But I now know that both were making contribution to Pakistan differently in their own ways. One side by staying there, the others bringing in the much needed foreign exchange.

    In short, I think the Sheiks have made a lot of contributions to Pakistan. To its economy, and have brought new traditions to the country to enrich its culture. I think we should pay our tribute to all the Sheiks for going and working in sometimes very harsh and not so environmentally friendly places, and caring for the relatives and friends back home. I still have a HERO pen set (still in the box) that my cousin brought for me from Kuwait in 1979.

    It will be nice to hear from Pakistanis (and Indians) who have lived and studied in the Gulf to share some stories of Life in the Gulf. I would one day like to visit those places that I have heard so much about.

    A nice topic Bhra Ahmadi ji,

    I have never been to Dubai but almost had a side trip to Dubai in June. Once I heard the temperature to be at 45 degrees Celcius, I chickened out.

    I was reading an old issue of the National Geographic (circa 1957, of course in my dentists's office) on the Gulf States. The article was writeen around the time the oil wealth was just begining to pour in the region and the the Lawrence of Arabia had just finished his voyage through the Arabian Desert. In the article, it was mentioned that the first tree that was planted in Dubai was a Nimm (Neem) tree from Punjab.

    My sister and her family stayed in there for a couple of days in January. They just could not believe the cleanliness, the airport and the shopping plazas (not to mention the fact the duty free shopping).

    It is a fact that the oil wealth contributed to a great degree to the the economies of the South Asian countries. Thanks to the Sheiks.

    Our company produces corrosion resitance products for the oil and gas pipelines. I talked with one of my coworkers who had been to Dubai to help out in training the Pakistani and Indian labourers in installing our products on the pipe lines. He explained that the new arrival (newborn Sheiks) show up in the field with three piece suits in a sweltering heat in the midst of the desert. But they learn quickly. My hats to them. Of course their contribution to the economies of the South Asian countries is unparalleled.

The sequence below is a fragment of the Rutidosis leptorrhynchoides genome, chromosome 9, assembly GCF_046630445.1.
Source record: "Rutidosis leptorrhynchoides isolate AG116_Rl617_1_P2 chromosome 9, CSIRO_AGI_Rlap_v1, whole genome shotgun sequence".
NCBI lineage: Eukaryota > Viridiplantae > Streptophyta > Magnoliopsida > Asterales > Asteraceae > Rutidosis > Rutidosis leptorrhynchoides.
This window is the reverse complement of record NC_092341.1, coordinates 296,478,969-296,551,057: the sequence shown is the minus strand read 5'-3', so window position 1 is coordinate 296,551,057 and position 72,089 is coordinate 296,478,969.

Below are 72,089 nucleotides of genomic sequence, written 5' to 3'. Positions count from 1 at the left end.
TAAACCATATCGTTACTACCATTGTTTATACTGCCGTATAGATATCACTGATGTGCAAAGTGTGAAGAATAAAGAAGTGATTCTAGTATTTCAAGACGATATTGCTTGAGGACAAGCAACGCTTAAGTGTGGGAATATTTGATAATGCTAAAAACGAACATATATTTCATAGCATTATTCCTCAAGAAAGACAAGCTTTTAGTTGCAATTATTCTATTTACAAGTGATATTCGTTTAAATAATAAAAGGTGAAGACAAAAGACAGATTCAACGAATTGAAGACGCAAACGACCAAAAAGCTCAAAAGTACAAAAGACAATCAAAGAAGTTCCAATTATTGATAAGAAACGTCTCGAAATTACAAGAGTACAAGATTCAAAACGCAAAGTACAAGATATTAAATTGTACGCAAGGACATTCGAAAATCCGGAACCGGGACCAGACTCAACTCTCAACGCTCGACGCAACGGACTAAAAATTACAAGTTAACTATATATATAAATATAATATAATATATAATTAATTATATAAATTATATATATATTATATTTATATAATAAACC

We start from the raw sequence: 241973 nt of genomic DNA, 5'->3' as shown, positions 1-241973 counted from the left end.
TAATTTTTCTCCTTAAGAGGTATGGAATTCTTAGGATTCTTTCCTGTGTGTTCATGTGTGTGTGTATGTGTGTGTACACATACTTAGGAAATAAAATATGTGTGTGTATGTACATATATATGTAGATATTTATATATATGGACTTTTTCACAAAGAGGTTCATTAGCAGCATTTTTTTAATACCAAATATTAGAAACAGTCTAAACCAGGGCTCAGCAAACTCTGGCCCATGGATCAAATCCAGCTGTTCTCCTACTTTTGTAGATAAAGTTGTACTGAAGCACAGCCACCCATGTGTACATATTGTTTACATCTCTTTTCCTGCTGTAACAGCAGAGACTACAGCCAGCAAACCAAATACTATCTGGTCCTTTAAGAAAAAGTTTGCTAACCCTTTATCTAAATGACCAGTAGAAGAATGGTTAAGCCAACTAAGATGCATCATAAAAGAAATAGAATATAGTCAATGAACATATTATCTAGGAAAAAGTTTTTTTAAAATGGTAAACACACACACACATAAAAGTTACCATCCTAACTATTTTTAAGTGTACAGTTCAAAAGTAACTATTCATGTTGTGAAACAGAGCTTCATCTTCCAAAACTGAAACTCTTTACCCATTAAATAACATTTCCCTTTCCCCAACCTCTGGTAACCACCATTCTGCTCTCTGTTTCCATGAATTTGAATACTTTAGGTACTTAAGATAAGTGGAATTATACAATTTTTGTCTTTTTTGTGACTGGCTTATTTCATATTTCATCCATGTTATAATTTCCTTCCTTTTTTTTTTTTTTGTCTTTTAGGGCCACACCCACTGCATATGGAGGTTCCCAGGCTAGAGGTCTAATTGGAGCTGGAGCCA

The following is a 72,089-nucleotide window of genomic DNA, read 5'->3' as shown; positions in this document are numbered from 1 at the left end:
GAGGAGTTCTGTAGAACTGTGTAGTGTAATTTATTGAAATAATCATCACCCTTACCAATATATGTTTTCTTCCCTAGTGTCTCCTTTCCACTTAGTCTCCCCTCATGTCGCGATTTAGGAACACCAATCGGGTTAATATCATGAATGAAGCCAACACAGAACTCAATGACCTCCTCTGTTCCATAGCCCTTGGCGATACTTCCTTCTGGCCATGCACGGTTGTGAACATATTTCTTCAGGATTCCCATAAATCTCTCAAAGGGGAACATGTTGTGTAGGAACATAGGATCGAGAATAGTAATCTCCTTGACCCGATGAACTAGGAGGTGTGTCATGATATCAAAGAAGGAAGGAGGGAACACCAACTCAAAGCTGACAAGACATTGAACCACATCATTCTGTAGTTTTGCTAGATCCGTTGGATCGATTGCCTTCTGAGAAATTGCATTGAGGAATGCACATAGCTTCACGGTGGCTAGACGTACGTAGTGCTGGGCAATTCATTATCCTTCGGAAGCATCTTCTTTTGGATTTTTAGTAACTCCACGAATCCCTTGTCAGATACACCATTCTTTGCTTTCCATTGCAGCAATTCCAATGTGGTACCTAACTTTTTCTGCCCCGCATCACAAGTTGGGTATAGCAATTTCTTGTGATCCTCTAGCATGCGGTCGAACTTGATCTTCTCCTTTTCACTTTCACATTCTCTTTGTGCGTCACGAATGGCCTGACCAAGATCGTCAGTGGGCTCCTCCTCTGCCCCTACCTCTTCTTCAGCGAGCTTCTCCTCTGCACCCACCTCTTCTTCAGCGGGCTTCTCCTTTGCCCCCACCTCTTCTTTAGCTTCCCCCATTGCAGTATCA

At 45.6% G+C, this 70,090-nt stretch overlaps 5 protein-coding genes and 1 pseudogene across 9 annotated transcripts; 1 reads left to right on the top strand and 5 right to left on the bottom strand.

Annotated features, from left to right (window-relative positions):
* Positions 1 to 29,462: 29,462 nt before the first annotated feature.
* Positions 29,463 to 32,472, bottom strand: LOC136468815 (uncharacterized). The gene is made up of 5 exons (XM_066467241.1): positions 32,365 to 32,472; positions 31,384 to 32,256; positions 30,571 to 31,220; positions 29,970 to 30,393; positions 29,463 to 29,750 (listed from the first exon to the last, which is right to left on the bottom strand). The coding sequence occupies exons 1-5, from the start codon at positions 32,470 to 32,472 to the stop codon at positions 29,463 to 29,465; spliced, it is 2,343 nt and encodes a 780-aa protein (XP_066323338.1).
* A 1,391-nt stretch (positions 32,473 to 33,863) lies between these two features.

I would also be interested in learning of their experiences in the gulf states. Especially the racism shown by the Arab born fellow muslims.

    Rab Rakha.



      Sad part is that, when I came to Dubai, four months ago, everything is finished here and only tall building and a neat & clean city is left for us.

      Frankly speaking! Dubai is much more neat and clean than London.

      In the arithmetic of love,
      one plus one equals everything,
      and two minus one equals nothing.


        so what is the scene now. is the gulf boom over or still there are jobs in gulf?


          Re: Dubai Chal'oo (Let's go Dubai)

          ^^ dubai is a different realm now. i wish i was back in the time when this article was written. although i was born in dubai and lived there till 2004, a lot had already changed. the cranes dominated - and still do - the skies of dubai. new buildings stand up almost every day. now dubai is on the verge of being host to the tallest building ever, as well as the largest shopping mall, amongst other eye-opening projects. on the downside, many pakistanis are moving out due to the rapidly increasing cost of living. and the traffic is also getting more and more convoluted - my cuzins there say that it is wayy more worse than it was in 2004. and btw only 6% of dubai's wealth is from oil these days, most is from the JAFZ (jebel ali free zone) and increasingly tourism. i still guess that OUR sheiks made a great contribution to their country - including me ; but that never stops - and it should never stop, you can always make a contribution to your country, regardless where you are.
          Khush raho apnay kharch pay


            Re: Dubai Chal'oo (Let's go Dubai)

            i certainly hope that after 8 years the answer is of any help.


              Re: Dubai Chal'oo (Let's go Dubai)

              Nice tribute

              One of the best original writer... ever been part of this bb
              Bazinggaaaa ....